Thursday, August 23, 2012

The Fall of the Aztecs

Legend vs. reality.
Of course, by the time Tenochtitlan fell, Montezuma II had long departed this world. That is another common misconception; that Montezuma II was the last Aztec Emperor. He was not, in fact he was not even the next to the last or the next to the next of the last. But that brings us to one of the last and most ridiculous claims about this historical episode which is the “hierarchical” Spanish imposing their own system on an otherwise simple and egalitarian native society. This is clearly ridiculous but it plays upon some popular stereotypes. The Spanish were Catholics after all and the Catholic Church is “very hierarchical” (a bizarre phrase if ever there was one) and many people do have the perception of all Native American peoples being nature-worshipping egalitarians. Honestly, some Native American groups were fairly egalitarian but these tended to be the least advanced and a civilization as large and powerful as the Aztecs could certainly never have been built without someone being in charge and making use of a strict chain of command.

In fact, if anything, the Aztecs might have been “more hierarchical” than the Spanish. The Aztec Emperor was treated with extreme reverence, as a semi-divine figure, the earthly representative of the gods and had the most exalted position. He had the best of everything, including women (Montezuma II reportedly had around 1,000 wives and concubines all to himself) and slaves carried him on a litter everywhere he went or spread fine mats in his path as he walked as his person was considered too sacred for his feet to even touch the ground. This was obviously a far different position from the politics of the monarchies of western Europe in the High Middle Ages in which dealings between monarchs, nobles and common people had more of a contractual style about them. And, aside from the Aztec Emperor there was also an aristocracy and a priestly class who held special privileges. There is nothing, of course, wrong with any of that, but it is, again, another aspect of the Aztec civilization that many today seem to prefer to leave out.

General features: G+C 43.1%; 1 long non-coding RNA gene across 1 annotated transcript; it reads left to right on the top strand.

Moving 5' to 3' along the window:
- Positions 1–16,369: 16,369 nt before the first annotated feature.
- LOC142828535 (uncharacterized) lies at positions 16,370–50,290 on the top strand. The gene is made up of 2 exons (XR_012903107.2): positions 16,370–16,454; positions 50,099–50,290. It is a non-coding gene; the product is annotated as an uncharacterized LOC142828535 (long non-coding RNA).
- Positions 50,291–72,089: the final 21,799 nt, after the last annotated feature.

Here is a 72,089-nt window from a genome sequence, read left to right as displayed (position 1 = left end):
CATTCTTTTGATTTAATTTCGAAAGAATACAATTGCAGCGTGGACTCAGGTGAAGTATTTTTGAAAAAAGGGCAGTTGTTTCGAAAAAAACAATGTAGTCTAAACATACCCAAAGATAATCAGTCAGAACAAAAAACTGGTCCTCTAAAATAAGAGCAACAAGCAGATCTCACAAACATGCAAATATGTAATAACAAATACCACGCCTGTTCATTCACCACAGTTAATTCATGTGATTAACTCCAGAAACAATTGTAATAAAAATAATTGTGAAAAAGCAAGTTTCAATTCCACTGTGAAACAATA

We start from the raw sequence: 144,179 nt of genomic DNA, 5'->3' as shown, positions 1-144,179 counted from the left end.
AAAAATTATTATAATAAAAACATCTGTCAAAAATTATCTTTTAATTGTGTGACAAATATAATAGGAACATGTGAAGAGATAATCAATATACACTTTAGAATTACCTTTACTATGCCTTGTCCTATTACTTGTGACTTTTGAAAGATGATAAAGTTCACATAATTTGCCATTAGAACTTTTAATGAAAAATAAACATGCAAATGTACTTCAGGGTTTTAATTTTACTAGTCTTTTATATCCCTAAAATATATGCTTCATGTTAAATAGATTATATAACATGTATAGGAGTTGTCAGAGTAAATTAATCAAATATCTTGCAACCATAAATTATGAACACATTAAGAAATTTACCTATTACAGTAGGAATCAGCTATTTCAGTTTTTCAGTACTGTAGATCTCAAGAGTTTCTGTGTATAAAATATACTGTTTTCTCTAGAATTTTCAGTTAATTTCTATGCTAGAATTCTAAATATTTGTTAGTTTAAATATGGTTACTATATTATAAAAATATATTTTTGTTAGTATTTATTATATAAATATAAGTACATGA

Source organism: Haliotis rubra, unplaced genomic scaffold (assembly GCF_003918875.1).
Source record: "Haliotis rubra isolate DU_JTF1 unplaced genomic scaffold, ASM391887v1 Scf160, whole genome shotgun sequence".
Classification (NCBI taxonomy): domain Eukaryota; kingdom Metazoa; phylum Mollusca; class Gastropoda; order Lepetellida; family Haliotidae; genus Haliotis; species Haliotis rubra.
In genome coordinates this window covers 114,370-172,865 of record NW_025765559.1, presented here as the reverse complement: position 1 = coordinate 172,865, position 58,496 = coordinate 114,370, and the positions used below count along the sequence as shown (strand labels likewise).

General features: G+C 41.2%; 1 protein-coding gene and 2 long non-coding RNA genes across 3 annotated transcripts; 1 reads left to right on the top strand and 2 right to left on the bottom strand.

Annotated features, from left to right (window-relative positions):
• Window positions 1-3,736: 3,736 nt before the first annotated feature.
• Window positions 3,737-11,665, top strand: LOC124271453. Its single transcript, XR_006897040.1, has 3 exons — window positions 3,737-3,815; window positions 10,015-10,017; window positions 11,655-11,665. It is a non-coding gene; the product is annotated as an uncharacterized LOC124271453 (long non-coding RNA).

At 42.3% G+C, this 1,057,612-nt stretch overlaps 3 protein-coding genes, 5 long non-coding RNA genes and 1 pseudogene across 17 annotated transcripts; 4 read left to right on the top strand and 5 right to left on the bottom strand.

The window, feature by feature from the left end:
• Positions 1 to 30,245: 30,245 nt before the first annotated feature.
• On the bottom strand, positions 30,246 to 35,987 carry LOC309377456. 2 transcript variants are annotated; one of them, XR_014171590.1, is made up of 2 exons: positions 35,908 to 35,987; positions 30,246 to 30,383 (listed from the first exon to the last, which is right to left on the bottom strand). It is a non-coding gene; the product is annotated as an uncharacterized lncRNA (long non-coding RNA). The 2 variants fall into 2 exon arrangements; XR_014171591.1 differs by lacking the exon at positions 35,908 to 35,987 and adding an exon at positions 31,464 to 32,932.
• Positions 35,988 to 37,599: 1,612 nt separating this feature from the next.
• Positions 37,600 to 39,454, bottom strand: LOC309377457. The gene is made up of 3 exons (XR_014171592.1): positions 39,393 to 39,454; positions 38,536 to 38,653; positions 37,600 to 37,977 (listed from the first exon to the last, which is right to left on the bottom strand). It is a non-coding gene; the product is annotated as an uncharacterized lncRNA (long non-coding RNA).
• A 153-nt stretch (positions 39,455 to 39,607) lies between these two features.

So, we should try to keep a more honest and realistic view of such a significant historical event. Certainly neither side was perfect, there was a great deal of destruction, plundering and viciousness that accompanied the fall of Tenochtitlan, however the changes also brought an end to the barbaric practice of human sacrifice and at least some relief for those subject peoples who had been enslaved by the Aztecs. The fall of Tenochtitlan was a turning point in the history of the Americas but it was also by no means “the end” of the Aztecs. In fact, for several decades there continued to be an Aztec Emperor, the last one passing away in 1565. However, it was the end of a chapter and the beginning of a new one in the history of Mexico. (Read entire post.)